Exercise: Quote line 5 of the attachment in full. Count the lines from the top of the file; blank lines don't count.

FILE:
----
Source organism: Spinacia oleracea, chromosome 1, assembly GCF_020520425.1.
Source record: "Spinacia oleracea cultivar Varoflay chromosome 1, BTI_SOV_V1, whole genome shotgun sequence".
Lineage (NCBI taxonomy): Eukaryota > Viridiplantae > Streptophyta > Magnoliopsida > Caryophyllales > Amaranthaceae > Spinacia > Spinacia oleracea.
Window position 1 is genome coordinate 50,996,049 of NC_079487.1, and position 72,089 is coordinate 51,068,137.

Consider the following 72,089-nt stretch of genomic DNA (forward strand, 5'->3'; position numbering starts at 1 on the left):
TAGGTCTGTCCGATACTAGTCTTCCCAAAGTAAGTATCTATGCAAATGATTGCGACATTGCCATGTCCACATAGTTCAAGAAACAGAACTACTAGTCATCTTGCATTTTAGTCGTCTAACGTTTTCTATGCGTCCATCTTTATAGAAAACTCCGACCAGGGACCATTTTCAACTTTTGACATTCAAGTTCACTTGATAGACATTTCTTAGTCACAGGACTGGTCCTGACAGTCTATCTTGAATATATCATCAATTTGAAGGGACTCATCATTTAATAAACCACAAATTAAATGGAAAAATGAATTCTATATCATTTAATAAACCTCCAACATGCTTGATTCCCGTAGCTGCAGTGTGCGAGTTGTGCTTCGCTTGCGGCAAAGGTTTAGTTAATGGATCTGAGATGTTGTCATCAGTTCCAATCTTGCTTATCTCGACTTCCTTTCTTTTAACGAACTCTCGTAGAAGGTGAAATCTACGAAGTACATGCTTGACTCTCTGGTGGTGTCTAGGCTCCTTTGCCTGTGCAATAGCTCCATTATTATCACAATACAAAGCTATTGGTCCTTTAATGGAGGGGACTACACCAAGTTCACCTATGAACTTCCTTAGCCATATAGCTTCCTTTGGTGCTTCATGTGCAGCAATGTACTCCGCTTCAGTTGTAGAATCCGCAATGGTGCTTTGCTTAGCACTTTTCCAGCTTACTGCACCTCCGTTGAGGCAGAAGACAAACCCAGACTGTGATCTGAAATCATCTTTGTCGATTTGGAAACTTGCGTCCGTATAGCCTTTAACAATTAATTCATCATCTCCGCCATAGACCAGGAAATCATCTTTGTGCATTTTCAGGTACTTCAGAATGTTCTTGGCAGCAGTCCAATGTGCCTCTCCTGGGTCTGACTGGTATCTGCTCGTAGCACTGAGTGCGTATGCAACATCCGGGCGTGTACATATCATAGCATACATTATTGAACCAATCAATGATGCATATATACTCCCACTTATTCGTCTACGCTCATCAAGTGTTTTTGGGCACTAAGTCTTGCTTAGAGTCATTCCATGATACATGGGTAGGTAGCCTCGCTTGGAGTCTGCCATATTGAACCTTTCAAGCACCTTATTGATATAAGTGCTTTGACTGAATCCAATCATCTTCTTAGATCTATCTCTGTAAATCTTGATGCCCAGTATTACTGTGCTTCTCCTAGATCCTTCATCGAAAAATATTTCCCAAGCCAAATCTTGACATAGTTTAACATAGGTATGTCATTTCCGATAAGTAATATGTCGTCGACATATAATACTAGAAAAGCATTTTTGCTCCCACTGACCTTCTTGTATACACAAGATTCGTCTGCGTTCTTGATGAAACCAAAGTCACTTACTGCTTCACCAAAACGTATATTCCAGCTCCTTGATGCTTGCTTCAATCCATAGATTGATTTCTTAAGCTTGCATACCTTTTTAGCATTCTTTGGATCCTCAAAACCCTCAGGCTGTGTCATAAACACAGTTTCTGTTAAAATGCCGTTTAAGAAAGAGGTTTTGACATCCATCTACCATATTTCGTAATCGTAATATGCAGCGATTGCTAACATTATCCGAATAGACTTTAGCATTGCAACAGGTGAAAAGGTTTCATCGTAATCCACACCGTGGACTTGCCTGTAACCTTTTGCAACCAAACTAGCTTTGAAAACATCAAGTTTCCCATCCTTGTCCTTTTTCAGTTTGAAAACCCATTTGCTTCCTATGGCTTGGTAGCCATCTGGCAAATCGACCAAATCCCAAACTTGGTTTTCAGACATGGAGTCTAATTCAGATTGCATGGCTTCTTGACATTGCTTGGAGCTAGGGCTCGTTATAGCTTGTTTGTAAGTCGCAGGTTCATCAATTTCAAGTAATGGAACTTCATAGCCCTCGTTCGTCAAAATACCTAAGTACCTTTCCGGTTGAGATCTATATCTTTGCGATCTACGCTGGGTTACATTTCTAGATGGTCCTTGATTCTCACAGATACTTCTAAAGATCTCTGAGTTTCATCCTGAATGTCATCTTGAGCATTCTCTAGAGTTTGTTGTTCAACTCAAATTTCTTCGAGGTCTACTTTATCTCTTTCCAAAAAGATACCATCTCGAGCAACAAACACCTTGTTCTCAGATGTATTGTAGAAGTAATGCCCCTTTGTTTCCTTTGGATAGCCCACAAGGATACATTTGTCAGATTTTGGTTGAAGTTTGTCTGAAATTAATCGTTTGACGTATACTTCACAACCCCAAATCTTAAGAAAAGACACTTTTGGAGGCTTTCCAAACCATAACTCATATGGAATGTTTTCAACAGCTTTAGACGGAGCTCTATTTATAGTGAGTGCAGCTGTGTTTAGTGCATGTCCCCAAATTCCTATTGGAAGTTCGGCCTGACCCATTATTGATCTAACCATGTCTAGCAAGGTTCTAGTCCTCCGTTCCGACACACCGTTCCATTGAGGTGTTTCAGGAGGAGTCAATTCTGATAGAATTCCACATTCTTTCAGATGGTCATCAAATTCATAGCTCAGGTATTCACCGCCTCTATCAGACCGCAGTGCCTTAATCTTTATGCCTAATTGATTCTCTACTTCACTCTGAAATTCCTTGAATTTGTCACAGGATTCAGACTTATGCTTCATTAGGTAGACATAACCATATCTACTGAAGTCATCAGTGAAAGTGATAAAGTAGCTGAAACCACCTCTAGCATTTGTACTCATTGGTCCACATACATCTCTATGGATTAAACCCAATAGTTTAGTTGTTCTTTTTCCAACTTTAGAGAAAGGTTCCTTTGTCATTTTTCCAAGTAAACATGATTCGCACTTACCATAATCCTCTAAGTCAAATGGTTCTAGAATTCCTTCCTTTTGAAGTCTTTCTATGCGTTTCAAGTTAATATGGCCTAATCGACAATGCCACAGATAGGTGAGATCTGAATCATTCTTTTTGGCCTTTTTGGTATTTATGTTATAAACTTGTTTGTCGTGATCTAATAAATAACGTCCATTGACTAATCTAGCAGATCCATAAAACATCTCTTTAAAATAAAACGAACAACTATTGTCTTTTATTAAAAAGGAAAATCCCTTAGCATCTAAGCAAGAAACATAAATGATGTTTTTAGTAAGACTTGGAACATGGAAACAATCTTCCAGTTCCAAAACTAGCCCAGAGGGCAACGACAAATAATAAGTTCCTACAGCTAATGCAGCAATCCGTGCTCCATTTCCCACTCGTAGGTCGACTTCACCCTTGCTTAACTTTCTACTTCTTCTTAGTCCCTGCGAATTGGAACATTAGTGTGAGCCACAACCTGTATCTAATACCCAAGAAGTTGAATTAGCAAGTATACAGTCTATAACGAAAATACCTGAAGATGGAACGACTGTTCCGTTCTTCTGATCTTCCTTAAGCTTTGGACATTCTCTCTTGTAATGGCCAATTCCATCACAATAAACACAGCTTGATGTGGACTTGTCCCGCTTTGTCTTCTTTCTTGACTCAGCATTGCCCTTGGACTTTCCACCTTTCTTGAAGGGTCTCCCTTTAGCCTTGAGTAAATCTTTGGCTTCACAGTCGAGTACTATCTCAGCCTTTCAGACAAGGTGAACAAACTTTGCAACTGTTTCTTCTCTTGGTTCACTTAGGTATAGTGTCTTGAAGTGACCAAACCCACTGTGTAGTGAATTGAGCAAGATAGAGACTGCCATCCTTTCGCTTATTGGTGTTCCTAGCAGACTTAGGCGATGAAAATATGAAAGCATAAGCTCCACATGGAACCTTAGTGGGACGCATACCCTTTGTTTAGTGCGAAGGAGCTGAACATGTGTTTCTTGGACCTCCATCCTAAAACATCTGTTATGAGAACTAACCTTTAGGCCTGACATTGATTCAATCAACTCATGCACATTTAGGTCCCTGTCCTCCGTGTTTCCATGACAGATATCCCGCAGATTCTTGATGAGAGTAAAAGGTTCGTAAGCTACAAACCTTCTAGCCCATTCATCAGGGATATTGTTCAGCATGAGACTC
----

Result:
Consider the following 72,089-nt stretch of genomic DNA (forward strand, 5'->3'; position numbering starts at 1 on the left):